Skip to main content

What is a receiver drier?

By Richard Hawkins, MACS contributor

A MACS blog article dated October 13, 2010, begins with the following sentence:  “For reasons we just can’t figure out the number one internet search for mobile A/C components and the number one blog post consistently read is about the function of the system’s receiver drier.” To read that blog article, please go to the following link: https://macsmobileairclimate.org/2010/10/13/what-is-a-receiver-drier/      

Also, here is another blog article which contains some excellent information on receiver driers and accumulators too:  https://macsmobileairclimate.org/2010/07/13/three-important-functions-of-the-receiverdrier-in-your-cars-ac-system/

Both articles serve as a good review on receiver drier and accumulator function.

In March 2022 that same sentence from the October 2010 blog article holds true. Now with A/C season just around the corner, this seems like a good time to provide some updated information on these units. 

NOTE:  Receiver driers are sometimes called filter driers and accumulators are sometimes called accumulator driers.

First, we will observe the similarity of the two units:

  • Receiver driers and accumulators both dry (absorb moisture) from refrigerant. This is accomplished by desiccant which is contained in the units. Please see pictures #1 and #2.

Picture #1:  Two slightly different designs of receiver driers. The one on the left utilizes desiccant bags. The one on the right has the desiccant sandwiched between an upper and lower plate which have holes in them to allow refrigerant to flow through.  The opening for the pickup tube for the unit on the left is covered by a filter which prevents debris from getting to the expansion valve. The filter for the unit on the right is located directly above the desiccant.

  • Receiver driers and accumulators both store reserve refrigerant. All A/C systems are designed to hold some refrigerant in reserve to compensate for normal refrigerant loss.  
  • Receiver driers and accumulators both function as liquid/vapor separators. However the result of this function is exactly opposite of one another.  A receiver drier is designed to prevent vapor from flowing out of it into the liquid line that runs to the expansion valve. An accumulator is designed to allow only vapor to flow from it into the suction line that runs to the compressor. These functional characteristics are accomplished by the positioning of the pickup tubes inside of the units.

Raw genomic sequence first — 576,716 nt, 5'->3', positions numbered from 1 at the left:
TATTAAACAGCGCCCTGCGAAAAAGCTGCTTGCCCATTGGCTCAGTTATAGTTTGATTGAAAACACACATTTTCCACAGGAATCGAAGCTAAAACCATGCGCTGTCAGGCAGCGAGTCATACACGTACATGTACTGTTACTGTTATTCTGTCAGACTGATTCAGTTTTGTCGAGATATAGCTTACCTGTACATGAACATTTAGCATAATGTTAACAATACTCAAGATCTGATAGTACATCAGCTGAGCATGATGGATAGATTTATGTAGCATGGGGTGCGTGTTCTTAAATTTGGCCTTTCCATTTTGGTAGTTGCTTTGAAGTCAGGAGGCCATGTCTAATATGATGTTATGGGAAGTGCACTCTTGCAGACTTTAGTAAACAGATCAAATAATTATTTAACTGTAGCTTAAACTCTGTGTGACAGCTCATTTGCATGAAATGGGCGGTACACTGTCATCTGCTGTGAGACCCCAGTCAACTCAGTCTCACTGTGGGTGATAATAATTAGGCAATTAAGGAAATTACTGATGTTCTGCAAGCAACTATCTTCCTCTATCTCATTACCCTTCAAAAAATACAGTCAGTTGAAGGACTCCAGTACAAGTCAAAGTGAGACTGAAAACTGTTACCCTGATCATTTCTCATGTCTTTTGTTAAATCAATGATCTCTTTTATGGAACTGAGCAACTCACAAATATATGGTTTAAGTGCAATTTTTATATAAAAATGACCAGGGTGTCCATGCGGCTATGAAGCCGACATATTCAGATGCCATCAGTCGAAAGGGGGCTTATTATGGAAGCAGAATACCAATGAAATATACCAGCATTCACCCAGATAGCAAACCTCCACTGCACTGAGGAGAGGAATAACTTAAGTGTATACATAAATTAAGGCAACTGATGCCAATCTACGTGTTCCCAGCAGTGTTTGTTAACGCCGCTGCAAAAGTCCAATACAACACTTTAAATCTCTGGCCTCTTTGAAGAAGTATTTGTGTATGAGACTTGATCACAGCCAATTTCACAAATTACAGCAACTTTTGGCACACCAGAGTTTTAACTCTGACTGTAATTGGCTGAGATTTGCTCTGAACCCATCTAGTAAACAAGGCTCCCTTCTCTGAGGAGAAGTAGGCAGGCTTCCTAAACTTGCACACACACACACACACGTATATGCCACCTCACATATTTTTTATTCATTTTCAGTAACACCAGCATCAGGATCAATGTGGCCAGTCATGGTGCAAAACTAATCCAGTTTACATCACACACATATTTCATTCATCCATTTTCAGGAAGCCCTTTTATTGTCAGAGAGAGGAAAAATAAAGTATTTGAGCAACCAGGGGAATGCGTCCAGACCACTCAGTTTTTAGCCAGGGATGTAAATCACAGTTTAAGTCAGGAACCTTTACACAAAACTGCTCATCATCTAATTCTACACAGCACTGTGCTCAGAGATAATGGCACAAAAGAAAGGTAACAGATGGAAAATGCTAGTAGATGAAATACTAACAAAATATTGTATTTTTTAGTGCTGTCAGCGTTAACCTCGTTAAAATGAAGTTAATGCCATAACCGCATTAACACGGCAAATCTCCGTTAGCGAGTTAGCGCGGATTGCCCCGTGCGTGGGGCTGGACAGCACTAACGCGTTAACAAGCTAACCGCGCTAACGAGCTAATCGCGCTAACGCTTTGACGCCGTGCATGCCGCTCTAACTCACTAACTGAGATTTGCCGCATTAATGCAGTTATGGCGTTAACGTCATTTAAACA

The pickup tube for the refrigerant in a receiver drier extends downward toward the bottom of the unit and the opening in the tube is at the very bottom. Liquid is heavier than vapor,  so liquid will be in the bottom of the receiver drier and will be introduced into the pickup tube.   Vapor is lighter than liquid, so any vapor that is introduced will be in the top part of the unit above the liquid. Please see picture #1.

An accumulator has the pick-up tube for the refrigerant extending upward. The opening in the pick-up tube for the refrigerant is at the very top. With liquid refrigerant boiling off in the lower portion of the unit and lighter vapor being in the top, this ensures that only vapor will enter the pickup tube and will exit the accumulator.  Please see picture #2.

  • Receiver driers and accumulators both filter refrigerant oil. Please see pictures #1 and #2.

Picture #2: Three slightly different designs of accumulators. The one of the left has a trumpet shape on the pickup tube and it extends almost to the top of the unit. This is to prevent liquid refrigerant, which is flowing in from the inlet, from getting into the pickup tube. The units in the center and on the right utilize baffles to protect the pickup tube from liquid refrigerant.  There is a .040 diameter hole drilled in the bottom of the pickup tubes.  This is there to allow oil to flow into the tubes where it is picked up by refrigerant.  It is then carried into the suction line and on to the compressor.  Screens are placed over the oil bleed holes to filter out debris.
 Photo credit : Cool Air Automotive 

Now we will observe the differences in the two units:

  • Receiver driers are located on the high side of an A/C system.
  • Accumulators are located on the low side of an A/C system.
  • Receiver driers filter refrigerant.
  • Accumulators do not filter refrigerant.  Orifice tube systems use accumulators and the screen on the orifice tube is the filter for the refrigerant.

Check back in next week and we will dig further into receiver drier and accumulator function and the need to replace them when performing A/C service work.


Join MACS and become part of a like-minded group of professionals working hard on cooling what moves you.

Leave a Reply

Your email address will not be published.